Modern Horizons 2 Set Review

Modern Horizons 2 Set Review

The original Modern Horizons is one of my favourite sets of all time. It was complex, novel and filled with creative designs that pushed boundaries. I’m very excited to explore the sequel and see if it can meet the high bar set by the first set.

Like my normal set reviews, I focus on fun and original cards and dissect the designs. This is a list of my favourite cards, which isn’t necessarily the most powerful cards for constructed formats.

Top Rares and Mythics

Garth One-Eye

Black Lotus is by far the most iconic magic card of all time, but most of us will never see one, let alone play with one. This card is part of the much hated reserve list, and the massive burst of mana Black Lotus gives you for no investment makes it one of the most powerful cards of all time. Creating copies of cards by name is common-place in digital card games that aren’t bound by the restraints of a physical card game. Magic has never done this before, and now it’s being done six times on one card. Even if the chosen cards were terrible this would be a landmark card in the history of the game. The fact that one of the six is unprintable and probably the greatest magic card ever made is just mind-blowing.

Arena was Magic’s first ever novel, and Garth was the main character. When this book was written, only one Magic set had been released, so readers only saw Garth use Magic from Alpha. When designing Garth, they decided that this limitation would still apply. This is why all six spells on Garth are indeed from Alpha. The selection isn’t simply the most iconic spells in each colour but has been chosen to give Garth a really flexible suite of options to choose from. Having said that, I think I would always choose Black Lotus first, even if Shivan Dragon or Terror would win the game for me immediately. Requiring all five colours of mana and being a tap ability shuts down the explosive starts that make Black Lotus broken, but I can’t imagine passing the opportunity to play with one when it comes up.

Urza’s Saga

If you thought Garth was weird, Modern Horizons is just getting warmed up. One of the first cards previewed for Modern Horizons, this is possibly the strangest Magic card ever printed. Players have been asking for an enchantment land for a long time which would be a big boost to casual enchantment themed decks. The original artifact lands like Great Furnace are banned in Modern because they make it too easy to get a critical mass of artifacts on the board. Since decks need lands anyway, this free synergy comes at no cost when deck-building. Urza’s Saga however comes with multiple costs. It doesn’t tap for coloured mana, and sacrifices itself after a few turns. Unless you have access to really powerful artifacts like Sol Ring or Mana Crypt this will be less reliable at generating mana than ordinary lands.

There’s a lot more to Urza’s Saga though. It can create the same constructs that we saw on Karn, Scion of Urza and Urza, Lord High Artificer which is obviously very fitting for flavour. The last ability can also be used flavourfully to search up cards like Urza’s Bauble or Urza’s Chalice although there are far more powerful things you can get with this saga. Notice that the developers have been very deliberate to specify specific costs. This means it can’t get artifact lands or coloured artifacts which I find very interesting. It makes the card more balanced than the usual wording that cares about mana value, but it does add to the weirdness.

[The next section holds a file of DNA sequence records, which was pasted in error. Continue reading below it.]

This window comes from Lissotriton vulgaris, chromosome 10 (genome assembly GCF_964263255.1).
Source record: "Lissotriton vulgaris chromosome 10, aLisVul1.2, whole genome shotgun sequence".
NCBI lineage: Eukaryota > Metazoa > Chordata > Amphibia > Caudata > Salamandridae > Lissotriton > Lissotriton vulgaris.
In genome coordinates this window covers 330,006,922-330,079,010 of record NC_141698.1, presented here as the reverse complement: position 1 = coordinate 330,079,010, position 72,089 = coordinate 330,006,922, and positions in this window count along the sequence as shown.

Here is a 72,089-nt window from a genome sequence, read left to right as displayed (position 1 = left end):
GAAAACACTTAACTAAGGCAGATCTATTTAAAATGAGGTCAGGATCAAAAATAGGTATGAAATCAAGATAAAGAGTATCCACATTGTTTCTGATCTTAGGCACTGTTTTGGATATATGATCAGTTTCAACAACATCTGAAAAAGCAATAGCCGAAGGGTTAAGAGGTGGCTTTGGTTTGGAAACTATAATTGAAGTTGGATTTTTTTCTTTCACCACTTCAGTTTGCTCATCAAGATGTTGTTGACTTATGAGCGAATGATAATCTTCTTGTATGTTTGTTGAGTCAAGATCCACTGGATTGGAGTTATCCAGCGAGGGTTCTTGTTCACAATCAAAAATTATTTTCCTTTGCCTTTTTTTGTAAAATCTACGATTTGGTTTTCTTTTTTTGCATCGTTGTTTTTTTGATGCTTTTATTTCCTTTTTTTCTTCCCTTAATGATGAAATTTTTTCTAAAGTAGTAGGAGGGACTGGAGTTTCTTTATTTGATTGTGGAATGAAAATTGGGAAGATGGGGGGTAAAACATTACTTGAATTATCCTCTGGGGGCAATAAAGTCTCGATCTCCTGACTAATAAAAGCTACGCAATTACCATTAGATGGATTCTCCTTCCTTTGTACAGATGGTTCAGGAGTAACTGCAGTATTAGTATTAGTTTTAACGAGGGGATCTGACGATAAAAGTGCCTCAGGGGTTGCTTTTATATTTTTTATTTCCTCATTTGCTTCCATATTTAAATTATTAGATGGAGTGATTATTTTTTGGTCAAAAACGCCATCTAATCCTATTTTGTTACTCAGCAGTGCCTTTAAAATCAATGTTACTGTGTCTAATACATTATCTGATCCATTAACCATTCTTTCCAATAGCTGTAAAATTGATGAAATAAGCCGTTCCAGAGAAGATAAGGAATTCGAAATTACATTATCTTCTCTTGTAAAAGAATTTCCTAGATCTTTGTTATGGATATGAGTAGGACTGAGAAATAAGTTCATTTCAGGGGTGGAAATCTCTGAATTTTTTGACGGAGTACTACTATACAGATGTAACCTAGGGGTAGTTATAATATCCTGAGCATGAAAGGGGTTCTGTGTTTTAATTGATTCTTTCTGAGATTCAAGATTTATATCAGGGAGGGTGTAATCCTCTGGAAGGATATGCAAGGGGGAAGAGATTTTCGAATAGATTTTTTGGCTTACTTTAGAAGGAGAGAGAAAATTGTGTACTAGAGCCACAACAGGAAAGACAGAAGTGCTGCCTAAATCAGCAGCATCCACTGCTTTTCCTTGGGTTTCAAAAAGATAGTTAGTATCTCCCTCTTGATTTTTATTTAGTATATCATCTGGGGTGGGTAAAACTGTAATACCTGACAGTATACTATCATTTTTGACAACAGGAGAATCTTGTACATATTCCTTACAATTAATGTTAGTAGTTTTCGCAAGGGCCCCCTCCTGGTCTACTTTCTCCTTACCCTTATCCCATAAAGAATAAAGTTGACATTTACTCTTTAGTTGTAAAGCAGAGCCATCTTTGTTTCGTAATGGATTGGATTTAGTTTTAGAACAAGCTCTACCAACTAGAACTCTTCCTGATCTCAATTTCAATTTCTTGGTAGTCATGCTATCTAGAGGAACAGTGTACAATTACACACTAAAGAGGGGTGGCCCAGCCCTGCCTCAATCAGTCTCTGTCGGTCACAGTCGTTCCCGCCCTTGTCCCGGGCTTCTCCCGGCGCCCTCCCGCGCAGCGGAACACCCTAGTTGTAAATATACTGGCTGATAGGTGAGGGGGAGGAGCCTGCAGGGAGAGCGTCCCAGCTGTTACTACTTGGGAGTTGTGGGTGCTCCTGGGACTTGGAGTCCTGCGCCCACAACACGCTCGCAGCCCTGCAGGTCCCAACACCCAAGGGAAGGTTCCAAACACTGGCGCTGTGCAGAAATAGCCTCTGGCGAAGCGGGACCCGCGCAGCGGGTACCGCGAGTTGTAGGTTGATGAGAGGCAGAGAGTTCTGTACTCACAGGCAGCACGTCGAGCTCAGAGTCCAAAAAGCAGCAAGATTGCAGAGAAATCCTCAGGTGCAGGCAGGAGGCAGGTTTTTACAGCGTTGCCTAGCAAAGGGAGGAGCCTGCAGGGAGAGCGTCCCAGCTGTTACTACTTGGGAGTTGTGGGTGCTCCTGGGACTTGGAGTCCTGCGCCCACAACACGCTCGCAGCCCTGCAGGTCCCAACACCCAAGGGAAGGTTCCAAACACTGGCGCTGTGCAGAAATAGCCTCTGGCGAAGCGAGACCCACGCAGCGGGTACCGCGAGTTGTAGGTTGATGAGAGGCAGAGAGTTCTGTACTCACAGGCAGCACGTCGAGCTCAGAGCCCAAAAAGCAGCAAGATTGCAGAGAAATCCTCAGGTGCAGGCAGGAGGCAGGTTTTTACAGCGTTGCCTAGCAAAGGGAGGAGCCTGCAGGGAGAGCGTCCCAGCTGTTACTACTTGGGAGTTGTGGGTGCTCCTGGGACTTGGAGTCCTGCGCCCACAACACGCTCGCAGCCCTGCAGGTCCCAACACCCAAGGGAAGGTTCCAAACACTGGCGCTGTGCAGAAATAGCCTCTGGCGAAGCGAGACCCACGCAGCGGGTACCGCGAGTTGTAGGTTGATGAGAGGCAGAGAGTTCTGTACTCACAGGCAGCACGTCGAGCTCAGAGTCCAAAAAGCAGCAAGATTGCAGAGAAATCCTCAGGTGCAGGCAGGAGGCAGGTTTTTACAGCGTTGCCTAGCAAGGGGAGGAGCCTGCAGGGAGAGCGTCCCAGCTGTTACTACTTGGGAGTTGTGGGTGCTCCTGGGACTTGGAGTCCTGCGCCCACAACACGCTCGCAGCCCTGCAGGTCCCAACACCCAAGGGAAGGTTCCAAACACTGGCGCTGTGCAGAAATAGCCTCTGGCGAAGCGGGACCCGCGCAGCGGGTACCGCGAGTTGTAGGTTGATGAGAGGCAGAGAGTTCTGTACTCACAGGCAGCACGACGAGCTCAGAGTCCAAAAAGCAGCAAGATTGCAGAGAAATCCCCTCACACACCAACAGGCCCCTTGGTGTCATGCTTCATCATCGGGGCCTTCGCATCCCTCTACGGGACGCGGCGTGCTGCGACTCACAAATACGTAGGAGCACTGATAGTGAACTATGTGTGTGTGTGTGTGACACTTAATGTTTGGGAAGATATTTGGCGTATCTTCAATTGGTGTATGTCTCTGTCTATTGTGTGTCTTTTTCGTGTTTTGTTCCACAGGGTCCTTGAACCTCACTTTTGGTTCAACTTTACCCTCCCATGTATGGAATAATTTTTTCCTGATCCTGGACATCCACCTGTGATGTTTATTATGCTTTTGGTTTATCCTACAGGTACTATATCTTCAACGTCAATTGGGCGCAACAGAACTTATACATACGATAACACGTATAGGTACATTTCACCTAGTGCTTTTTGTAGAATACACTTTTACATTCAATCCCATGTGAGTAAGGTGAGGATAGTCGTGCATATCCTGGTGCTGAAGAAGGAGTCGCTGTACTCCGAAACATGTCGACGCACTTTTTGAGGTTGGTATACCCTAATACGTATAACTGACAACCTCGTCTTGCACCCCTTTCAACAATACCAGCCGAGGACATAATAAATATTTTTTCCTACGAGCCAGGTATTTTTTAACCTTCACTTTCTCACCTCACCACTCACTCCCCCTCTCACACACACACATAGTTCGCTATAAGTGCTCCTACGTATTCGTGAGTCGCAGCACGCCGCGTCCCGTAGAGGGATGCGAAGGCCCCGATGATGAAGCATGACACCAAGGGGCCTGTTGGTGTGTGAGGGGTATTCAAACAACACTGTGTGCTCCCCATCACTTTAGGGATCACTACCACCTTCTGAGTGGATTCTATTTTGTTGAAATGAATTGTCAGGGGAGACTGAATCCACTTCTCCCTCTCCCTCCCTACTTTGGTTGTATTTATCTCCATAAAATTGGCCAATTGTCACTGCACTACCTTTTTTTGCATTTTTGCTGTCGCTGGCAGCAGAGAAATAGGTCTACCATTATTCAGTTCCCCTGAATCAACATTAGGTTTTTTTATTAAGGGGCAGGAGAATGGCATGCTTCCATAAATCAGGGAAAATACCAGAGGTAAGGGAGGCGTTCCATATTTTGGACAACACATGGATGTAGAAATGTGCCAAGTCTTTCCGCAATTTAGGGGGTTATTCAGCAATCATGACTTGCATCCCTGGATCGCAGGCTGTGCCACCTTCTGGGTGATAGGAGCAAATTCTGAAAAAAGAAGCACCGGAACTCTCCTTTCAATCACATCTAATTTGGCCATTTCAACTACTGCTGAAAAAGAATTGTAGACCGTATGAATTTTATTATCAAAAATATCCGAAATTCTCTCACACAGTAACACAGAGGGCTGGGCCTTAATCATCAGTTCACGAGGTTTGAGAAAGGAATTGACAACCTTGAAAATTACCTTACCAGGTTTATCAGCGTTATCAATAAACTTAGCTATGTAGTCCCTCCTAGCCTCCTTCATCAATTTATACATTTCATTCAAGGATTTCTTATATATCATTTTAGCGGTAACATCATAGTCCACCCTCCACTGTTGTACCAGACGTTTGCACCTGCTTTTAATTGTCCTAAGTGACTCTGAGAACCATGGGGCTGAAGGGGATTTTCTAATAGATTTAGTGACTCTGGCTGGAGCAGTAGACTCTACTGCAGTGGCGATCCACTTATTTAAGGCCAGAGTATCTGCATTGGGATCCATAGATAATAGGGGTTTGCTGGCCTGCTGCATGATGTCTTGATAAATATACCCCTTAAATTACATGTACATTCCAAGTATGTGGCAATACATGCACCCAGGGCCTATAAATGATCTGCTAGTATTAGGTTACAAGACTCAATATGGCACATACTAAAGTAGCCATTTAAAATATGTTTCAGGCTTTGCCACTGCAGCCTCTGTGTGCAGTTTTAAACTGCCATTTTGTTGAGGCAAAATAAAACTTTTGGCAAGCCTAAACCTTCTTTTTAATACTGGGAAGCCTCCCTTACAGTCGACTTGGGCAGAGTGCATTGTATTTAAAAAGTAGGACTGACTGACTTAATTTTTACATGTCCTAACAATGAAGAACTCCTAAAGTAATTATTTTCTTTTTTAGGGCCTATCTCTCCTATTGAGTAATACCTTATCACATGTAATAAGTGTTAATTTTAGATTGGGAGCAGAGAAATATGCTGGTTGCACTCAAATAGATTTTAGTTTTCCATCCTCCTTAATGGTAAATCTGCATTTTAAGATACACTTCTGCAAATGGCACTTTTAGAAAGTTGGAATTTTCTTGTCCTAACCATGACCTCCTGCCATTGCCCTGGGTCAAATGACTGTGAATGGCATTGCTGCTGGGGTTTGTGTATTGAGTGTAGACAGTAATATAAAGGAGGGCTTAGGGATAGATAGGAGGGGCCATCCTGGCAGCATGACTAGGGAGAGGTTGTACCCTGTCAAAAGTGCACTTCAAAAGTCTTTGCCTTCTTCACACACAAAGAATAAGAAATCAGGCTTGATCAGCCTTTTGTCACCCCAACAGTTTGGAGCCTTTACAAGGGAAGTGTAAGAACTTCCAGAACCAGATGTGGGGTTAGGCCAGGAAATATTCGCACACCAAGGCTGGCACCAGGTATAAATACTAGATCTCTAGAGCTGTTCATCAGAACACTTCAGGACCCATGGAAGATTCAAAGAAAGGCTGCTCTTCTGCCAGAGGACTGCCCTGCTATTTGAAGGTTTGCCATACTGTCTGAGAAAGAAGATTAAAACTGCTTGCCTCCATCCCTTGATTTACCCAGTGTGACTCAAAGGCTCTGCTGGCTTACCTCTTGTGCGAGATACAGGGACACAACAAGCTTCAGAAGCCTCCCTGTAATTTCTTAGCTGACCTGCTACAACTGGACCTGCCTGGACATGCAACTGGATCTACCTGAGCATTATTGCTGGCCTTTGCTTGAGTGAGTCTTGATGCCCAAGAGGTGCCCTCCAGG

The art and the type line however are my favourite parts of the card. Urza’s Saga was a block that started life as an enchantment matters block but the artifacts in the set were so powerful and broken that they overshadowed the enchantments. Being an enchantment that cares about artifacts is really fitting. Urza’s is one of the strangest sub types in the game, created only to make Urza’s Mine and friends work neatly with in the rules. Everything about this type line is bizarre. The art however is incredible. Off all the cards in the set, this is the one I recommend zooming in on the most. There are lots of hidden details and references. The notes and diagrams are layered on top of one another, representing different parts of Urza’s life.

Academy Manufactor

Shadows over Innistrad introduced clue tokens with the investigate mechanic. The idea of tokens you could trade in for an effect proved to be fruitful ground for designers. Treasure tokens debuted in Ixalan and became evergreen whilst food was a really evocative part of our time on Eldraine. All of these tokens can be additional effects and bonuses on cards that might otherwise fall short. For example Press for Answers would normally be too situational even in limited, but adding investigate makes it a far more interesting common. For the first time Modern Horizons gives us cards that combine clues, treasure and food.

The green-blue draft archetype is junk tokens. The plan of this deck is to create lots of fairly unimportant tokens and find creative ways to use them. Academy Manufactor gives you three tokens for the price of one, which should mean you will never run out of tokens. It gets absurd in multiples or with Fae Offering. What can you do with these tokens? Almost anything you want. Combine Chrysalis gives you an army of beasts, Glimmer Bairn becomes enormous and Junk Winder becomes both really cheap and able to tap down an army. This looks like a really fun deck to draft.